Monday, October 03, 2005


Published in Qweekend Magazine, Saturday, october 1, 2005.

AS you fly into Nadi International Airport, on the western side of Fiji’s main island of Viti Levu, you invariably sweep over a rugged volcanic mountain range the locals have colloquially called the Sleeping Giant.

It is not possible to witness the dimensions of the giant from the air. Only from ground level and from a certain side of the range does it come into sharp relief. Only then can you visualise its length, girth, and strange facial features. The Sleeping Giant rests flat on its back, has a huge belly, and its profile is not unlike a heavily quiffed Elvis Presley. Its mouth is agape.

It’s nice to think that the giant emits long, sonorous sounds that can be heard across the country’s 332 islands and is responsible for what is known as “Fiji time” – a euphemism for a way of life that is not dictated by the hourly strictures of Greenwich. That the giant’s snores disrupt time, mischievously play with the hands of clocks and watches, and act as an inner-call to an older, slower and more civilised mode of living.

Peter Foster, 43, the notorious Queensland-born weight loss entrepreneur, raconteur, one-time global playboy and occasional political time bomb, has heard the call of the giant.

As we enter the main hall of Nadi airport he is there to greet us. For a moment you have to look twice to make sure it’s him, out of the context, as he is, of world famous hotels, the French Riviera, the esplanade at Surfers Paradise.

His picture has dominated British tabloids and Australian newspapers for more than two decades. He has been seen in tuxedo and tie beside his one-time lover and former pop star Samantha Fox. He has been pictured in the bright orange jumpsuits of the American prison system. More recently, he has been snapped in Bond Street’s finest threads in London with Carole Caplin, former confidante and personal advisor to Cherie Blair, wife of the British Prime Minister.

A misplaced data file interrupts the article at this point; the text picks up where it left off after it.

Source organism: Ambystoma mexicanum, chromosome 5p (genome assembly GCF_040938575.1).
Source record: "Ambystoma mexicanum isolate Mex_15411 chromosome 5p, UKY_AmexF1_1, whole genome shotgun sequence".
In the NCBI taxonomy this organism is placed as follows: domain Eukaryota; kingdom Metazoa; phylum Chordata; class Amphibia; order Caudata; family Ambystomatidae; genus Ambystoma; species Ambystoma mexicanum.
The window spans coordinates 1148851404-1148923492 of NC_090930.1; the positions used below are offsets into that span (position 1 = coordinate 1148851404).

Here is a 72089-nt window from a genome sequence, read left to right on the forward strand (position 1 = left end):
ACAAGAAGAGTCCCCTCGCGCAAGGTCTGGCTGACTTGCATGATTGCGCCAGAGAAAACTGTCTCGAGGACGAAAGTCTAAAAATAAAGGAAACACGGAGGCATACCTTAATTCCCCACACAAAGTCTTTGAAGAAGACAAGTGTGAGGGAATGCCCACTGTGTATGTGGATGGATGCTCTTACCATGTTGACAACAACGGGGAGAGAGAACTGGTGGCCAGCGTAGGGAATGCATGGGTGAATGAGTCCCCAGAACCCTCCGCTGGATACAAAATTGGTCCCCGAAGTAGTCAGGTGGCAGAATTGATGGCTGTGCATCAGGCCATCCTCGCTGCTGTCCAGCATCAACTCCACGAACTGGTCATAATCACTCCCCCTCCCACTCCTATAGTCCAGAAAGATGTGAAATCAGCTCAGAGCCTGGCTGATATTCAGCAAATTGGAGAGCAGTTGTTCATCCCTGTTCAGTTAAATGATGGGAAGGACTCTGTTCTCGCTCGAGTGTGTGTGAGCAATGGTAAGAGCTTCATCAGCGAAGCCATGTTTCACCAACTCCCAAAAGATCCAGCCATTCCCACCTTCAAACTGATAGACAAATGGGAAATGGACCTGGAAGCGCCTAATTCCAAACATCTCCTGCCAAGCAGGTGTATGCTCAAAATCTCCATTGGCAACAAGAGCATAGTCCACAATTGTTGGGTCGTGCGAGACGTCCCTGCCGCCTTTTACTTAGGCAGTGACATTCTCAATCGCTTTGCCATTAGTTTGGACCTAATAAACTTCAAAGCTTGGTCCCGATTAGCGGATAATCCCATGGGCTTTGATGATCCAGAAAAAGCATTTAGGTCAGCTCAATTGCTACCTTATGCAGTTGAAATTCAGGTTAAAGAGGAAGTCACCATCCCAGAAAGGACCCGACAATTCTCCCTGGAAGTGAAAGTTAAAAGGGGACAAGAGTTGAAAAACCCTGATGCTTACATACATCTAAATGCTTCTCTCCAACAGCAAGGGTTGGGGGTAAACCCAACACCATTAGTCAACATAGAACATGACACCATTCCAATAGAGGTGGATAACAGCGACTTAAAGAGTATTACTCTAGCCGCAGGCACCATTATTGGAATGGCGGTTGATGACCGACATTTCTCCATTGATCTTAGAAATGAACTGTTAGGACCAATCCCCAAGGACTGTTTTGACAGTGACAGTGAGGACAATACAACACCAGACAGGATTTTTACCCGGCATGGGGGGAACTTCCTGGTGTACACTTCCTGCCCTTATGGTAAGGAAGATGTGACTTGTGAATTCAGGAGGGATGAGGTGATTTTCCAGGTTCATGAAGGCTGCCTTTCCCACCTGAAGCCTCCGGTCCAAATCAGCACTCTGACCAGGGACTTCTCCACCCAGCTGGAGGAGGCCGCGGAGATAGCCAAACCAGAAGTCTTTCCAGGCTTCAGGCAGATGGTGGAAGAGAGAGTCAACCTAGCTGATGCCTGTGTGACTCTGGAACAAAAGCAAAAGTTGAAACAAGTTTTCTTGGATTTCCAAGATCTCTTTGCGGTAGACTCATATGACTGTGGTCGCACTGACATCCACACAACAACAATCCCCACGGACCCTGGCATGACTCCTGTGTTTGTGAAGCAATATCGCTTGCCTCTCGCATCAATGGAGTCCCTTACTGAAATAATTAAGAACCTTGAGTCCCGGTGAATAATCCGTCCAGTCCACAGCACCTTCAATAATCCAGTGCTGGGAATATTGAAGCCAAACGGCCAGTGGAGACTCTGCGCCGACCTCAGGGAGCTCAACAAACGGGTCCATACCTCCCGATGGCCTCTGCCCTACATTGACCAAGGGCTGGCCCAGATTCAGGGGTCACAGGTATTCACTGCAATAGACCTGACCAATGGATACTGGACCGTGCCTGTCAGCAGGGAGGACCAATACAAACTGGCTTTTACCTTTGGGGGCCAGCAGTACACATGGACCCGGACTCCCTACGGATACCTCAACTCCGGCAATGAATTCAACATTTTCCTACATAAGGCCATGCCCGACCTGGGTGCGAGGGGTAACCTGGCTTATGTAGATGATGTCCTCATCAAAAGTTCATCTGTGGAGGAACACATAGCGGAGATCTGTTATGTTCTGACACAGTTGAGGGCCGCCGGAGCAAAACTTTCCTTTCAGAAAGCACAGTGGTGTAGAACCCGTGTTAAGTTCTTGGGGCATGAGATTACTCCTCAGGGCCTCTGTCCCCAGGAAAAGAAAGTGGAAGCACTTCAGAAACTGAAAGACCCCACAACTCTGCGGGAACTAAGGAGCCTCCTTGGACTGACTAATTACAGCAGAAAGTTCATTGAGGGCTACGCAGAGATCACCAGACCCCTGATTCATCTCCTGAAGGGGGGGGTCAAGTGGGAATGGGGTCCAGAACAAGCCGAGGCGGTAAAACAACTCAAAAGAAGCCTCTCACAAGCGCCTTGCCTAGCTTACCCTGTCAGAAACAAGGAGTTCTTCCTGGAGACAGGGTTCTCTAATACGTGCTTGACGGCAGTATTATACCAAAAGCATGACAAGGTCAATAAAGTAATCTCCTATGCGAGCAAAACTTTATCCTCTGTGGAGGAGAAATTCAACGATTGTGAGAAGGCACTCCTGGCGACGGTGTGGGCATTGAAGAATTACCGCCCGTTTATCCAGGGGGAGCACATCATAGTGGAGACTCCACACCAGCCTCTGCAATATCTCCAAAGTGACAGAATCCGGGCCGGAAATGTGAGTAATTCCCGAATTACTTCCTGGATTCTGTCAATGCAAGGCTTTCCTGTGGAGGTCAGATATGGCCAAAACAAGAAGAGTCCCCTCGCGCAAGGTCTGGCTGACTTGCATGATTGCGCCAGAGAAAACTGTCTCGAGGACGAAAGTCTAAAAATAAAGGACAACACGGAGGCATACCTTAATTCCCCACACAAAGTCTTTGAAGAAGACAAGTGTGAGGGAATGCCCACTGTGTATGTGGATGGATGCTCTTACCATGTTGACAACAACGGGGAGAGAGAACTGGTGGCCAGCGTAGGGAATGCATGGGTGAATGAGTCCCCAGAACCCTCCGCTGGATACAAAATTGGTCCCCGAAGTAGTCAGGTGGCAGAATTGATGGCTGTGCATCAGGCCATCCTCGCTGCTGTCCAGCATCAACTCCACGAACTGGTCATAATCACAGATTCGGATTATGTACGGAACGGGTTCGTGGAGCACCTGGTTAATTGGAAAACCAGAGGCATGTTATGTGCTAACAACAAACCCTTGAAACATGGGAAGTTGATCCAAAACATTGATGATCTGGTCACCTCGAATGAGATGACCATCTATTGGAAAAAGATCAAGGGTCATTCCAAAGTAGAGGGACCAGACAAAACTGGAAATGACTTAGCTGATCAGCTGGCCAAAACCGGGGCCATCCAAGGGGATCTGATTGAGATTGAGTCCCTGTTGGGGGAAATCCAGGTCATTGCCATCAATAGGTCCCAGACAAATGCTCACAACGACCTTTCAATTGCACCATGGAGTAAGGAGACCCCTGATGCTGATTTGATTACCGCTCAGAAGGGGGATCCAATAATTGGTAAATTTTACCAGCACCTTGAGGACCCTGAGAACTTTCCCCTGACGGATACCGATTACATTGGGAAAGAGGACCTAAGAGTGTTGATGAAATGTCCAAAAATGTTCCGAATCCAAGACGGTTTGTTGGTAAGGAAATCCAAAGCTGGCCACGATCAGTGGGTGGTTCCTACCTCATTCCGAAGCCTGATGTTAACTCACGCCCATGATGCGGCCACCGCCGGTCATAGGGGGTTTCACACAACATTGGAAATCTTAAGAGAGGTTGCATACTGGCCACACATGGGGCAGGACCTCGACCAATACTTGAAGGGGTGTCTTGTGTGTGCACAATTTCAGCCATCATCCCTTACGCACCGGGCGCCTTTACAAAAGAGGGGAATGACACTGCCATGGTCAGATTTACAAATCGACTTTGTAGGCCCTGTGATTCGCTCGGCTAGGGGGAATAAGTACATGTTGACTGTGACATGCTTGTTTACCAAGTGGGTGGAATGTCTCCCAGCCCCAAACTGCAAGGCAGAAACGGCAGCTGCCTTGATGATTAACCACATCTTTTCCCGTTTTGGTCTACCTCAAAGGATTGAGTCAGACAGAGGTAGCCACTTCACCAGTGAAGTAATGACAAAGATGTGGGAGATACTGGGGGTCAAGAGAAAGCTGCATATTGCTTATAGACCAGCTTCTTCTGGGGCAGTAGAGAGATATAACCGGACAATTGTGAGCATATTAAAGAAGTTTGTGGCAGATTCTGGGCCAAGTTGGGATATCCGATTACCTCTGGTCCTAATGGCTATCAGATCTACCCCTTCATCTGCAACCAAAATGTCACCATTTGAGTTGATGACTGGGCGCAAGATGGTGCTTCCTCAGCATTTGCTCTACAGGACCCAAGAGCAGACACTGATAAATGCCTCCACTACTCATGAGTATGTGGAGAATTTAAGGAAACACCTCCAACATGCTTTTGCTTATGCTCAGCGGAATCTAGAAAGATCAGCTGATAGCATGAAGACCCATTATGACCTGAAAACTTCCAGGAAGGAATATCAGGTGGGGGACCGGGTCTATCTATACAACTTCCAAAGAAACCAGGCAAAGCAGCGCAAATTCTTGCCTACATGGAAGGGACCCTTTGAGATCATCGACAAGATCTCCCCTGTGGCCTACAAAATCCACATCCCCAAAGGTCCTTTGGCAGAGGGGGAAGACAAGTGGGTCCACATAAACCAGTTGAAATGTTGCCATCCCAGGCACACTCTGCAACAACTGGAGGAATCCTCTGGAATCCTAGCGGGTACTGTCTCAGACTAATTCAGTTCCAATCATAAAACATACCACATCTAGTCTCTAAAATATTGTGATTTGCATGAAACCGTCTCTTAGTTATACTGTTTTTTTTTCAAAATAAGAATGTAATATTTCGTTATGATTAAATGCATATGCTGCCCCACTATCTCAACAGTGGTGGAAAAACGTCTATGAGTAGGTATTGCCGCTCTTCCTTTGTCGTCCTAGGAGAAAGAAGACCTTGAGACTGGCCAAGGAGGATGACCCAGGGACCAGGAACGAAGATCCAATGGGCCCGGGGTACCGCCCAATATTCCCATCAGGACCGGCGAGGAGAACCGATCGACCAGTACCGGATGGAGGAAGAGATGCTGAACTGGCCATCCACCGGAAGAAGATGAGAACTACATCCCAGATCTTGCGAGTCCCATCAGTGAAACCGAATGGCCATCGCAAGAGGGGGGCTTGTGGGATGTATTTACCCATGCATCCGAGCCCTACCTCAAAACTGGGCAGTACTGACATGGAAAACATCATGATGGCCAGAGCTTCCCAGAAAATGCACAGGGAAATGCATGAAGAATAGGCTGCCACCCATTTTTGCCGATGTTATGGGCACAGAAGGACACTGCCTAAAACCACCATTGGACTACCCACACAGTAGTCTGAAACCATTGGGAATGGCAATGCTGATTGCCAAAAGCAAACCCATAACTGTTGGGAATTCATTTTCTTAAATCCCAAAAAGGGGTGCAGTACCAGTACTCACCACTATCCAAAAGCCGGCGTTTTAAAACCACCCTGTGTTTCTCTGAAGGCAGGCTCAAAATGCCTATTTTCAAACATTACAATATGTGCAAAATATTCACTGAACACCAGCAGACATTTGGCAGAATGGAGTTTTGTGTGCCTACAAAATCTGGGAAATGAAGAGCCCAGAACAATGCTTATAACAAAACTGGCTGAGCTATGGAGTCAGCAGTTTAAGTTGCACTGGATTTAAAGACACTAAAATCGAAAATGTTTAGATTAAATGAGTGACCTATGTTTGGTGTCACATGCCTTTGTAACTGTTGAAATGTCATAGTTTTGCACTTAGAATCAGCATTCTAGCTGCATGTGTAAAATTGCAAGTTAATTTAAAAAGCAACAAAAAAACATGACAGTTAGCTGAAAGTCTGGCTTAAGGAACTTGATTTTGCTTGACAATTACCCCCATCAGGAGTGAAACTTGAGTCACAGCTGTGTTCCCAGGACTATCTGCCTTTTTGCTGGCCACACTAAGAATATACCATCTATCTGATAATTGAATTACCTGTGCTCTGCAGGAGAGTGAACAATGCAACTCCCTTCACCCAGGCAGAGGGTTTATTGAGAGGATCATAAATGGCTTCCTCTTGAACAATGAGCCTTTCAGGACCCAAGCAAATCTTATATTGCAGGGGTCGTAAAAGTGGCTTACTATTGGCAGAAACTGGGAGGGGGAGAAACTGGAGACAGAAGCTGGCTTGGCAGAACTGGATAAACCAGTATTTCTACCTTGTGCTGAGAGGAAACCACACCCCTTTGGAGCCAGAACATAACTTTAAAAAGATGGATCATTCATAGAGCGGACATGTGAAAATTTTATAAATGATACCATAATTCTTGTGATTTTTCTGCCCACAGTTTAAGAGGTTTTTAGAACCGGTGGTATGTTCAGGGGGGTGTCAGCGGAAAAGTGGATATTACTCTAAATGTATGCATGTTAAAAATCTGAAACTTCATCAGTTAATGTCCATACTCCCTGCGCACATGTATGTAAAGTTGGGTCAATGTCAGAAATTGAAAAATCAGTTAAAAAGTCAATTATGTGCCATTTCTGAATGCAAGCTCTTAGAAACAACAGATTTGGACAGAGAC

But here, leading us to his old plum-coloured SUV in the airport car park, he is resplendently louche in rubber thongs, crumpled khaki shorts and an old red T-shirt. There is whiskery growth on his face. His hair is ungroomed.

After four years of government-imposed exile, Peter Foster is back in the country he has loved since childhood, and is deep inside “Fiji time”. He has returned to set in train a lifelong dream – to build a home on one of Fiji’s most remote islands. He may also develop an “exclusive gated residence” for world celebrities like Elton John or Bill Clinton or Tony Blair.

It only becomes apparent later that he is here for many reasons, some of them personal and complex. But in the car park he is gregarious, revelling in his dishevelled self. He could be a native of the islands, if it wasn’t for his pale, wintry complexion.

“Bula!” he says, lifting our luggage into the car. “How about a drink?”